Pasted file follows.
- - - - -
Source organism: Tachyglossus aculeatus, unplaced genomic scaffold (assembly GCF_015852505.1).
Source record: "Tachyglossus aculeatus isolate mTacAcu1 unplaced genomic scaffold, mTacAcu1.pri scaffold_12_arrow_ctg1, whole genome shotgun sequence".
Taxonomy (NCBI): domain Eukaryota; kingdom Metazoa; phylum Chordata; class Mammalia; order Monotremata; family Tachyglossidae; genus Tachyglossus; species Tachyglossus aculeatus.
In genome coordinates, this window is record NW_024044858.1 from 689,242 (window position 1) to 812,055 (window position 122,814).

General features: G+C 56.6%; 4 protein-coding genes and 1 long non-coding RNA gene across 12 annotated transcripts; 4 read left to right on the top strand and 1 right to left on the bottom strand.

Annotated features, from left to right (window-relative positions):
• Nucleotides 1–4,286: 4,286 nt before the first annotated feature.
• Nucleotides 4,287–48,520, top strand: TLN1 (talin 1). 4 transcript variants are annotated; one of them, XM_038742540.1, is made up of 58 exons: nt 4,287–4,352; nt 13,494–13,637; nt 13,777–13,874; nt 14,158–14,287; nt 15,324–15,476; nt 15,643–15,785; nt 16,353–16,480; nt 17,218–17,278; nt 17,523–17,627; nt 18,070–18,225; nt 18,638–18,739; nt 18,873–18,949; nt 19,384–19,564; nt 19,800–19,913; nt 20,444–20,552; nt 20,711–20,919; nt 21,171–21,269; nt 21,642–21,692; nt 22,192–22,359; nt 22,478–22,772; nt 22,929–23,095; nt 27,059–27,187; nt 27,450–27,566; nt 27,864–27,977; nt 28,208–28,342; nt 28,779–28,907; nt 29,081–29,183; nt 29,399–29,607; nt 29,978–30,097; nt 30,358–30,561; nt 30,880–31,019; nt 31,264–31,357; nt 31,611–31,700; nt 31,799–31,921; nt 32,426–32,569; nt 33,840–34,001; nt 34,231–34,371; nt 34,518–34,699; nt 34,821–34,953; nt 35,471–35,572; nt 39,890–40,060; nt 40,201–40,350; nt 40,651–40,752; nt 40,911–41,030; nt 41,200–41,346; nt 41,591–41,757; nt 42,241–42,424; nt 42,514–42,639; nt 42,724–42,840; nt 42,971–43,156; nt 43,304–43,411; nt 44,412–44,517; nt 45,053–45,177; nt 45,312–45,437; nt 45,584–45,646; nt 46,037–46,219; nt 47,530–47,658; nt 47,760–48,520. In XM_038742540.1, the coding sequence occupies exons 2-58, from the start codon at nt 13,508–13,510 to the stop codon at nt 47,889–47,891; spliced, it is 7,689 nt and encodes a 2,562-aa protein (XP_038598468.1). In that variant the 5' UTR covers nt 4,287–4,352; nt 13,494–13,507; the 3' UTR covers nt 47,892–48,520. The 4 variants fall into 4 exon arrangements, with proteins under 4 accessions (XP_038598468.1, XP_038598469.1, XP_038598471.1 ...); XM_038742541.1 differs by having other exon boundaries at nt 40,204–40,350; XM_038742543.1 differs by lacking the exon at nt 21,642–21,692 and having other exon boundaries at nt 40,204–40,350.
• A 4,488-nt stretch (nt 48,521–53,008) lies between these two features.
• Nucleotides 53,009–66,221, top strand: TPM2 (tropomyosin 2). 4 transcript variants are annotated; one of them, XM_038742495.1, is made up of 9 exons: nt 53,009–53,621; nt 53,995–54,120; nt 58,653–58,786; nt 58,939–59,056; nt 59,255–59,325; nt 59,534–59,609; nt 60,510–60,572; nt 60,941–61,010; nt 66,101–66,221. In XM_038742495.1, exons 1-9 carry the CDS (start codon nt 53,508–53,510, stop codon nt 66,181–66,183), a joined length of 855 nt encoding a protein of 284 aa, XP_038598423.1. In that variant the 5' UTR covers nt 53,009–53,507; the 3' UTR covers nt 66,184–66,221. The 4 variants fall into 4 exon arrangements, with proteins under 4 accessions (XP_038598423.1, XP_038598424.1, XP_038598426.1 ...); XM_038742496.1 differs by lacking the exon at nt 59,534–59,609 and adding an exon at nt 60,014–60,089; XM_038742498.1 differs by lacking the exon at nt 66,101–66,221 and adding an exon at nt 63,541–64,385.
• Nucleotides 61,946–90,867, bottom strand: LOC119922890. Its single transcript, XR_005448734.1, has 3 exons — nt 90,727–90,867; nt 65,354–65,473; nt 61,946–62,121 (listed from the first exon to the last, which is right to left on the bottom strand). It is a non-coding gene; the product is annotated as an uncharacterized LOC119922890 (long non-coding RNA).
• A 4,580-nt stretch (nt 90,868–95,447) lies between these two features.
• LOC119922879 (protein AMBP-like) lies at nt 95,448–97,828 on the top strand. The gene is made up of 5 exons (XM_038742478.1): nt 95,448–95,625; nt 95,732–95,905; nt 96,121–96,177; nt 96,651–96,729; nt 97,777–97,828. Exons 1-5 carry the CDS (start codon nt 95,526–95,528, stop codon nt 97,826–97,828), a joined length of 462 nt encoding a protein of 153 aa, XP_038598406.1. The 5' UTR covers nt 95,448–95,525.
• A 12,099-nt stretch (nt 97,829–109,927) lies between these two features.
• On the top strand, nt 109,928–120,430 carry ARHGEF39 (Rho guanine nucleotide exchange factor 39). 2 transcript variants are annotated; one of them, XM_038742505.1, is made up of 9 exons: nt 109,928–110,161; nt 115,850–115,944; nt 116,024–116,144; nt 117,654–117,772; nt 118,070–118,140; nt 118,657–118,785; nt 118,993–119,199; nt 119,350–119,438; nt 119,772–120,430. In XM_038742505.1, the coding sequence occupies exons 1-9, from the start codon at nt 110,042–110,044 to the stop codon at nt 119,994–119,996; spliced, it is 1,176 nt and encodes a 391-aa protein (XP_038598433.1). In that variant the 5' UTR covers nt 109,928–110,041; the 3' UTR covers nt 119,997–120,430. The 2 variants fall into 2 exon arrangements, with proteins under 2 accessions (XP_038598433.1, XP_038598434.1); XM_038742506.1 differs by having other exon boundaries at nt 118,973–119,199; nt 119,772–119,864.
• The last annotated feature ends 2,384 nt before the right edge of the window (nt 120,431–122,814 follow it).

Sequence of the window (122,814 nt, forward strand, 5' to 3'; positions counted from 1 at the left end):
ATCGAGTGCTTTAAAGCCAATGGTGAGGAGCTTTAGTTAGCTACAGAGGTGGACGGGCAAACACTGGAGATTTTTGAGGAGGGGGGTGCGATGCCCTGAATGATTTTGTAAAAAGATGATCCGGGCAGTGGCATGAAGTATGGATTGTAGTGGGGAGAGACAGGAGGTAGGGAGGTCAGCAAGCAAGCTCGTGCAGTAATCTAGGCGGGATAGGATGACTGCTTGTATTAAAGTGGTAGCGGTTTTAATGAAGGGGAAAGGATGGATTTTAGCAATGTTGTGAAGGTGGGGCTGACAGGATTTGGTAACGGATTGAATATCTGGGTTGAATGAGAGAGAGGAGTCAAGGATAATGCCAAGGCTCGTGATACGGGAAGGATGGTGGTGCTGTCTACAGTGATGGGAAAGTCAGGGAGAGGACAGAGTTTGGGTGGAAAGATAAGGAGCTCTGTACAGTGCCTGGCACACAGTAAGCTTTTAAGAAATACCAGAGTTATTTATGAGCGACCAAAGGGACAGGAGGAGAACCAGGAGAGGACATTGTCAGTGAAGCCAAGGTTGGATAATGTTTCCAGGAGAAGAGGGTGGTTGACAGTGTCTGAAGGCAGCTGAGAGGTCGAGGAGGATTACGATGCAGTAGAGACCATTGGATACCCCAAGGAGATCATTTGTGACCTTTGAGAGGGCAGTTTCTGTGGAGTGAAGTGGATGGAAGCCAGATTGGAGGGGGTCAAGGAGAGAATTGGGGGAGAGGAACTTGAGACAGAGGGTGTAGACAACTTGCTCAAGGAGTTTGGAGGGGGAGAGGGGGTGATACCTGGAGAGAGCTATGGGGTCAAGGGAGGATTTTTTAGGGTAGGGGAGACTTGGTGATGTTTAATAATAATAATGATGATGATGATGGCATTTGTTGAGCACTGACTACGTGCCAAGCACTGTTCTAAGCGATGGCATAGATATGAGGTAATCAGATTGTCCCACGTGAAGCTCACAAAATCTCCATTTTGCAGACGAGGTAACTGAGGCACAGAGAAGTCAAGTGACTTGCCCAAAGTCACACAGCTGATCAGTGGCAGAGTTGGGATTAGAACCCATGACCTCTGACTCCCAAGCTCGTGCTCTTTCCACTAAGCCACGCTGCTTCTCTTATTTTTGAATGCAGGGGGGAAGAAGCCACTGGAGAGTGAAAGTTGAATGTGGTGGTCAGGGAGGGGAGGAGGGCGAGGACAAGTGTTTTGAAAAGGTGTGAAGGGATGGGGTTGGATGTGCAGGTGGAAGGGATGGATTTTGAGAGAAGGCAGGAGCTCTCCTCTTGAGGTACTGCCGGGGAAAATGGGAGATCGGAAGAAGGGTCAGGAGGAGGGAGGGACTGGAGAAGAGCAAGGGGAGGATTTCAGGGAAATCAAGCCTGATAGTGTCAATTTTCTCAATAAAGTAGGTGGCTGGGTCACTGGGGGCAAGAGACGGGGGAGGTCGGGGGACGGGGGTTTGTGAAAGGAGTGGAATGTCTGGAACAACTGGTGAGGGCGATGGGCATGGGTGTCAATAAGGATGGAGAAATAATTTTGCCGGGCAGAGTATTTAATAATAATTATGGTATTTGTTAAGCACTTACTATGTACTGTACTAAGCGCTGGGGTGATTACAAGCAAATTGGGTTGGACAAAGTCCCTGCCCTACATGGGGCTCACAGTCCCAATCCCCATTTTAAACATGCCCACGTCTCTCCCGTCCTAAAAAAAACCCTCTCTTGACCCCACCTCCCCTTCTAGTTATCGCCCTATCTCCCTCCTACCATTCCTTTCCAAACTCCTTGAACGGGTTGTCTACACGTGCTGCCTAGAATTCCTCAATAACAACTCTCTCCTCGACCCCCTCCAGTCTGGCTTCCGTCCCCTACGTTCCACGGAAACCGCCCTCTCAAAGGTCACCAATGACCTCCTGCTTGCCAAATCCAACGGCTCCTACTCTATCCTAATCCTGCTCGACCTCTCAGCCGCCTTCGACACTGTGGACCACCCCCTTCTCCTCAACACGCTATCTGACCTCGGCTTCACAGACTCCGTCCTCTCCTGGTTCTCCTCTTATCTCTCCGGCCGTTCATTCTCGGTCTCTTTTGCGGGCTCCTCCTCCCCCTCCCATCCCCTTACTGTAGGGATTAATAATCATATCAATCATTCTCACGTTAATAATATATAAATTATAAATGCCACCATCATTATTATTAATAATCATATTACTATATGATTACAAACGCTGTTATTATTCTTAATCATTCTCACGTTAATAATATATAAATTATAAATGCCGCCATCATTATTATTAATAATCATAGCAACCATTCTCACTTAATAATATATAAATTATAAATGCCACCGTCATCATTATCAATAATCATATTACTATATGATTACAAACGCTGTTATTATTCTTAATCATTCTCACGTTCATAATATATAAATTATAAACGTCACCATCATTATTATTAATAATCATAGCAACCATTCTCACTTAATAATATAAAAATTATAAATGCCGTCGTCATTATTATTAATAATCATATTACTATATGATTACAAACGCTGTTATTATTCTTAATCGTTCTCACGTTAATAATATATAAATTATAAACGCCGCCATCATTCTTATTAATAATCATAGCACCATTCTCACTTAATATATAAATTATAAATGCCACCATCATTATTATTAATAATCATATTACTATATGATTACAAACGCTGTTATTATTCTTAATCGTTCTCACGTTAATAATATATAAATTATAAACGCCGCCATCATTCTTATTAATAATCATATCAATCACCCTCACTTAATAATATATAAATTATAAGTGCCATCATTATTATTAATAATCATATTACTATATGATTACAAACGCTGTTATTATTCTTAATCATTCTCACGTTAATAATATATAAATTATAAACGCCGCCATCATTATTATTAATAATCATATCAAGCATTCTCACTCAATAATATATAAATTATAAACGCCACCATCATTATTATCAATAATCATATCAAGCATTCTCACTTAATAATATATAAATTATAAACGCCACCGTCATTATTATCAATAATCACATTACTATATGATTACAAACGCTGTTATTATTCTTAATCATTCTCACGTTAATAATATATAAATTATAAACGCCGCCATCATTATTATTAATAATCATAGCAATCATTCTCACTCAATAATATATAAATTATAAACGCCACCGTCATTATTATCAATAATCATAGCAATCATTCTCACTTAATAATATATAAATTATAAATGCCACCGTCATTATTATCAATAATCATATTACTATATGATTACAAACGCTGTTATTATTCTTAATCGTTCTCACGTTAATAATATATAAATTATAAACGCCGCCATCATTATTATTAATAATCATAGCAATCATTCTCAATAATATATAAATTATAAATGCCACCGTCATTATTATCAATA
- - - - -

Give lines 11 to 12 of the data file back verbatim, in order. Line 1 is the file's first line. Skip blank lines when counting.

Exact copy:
• Nucleotides 61,946–90,867, bottom strand: LOC119922890. Its single transcript, XR_005448734.1, has 3 exons — nt 90,727–90,867; nt 65,354–65,473; nt 61,946–62,121 (listed from the first exon to the last, which is right to left on the bottom strand). It is a non-coding gene; the product is annotated as an uncharacterized LOC119922890 (long non-coding RNA).
• A 4,580-nt stretch (nt 90,868–95,447) lies between these two features.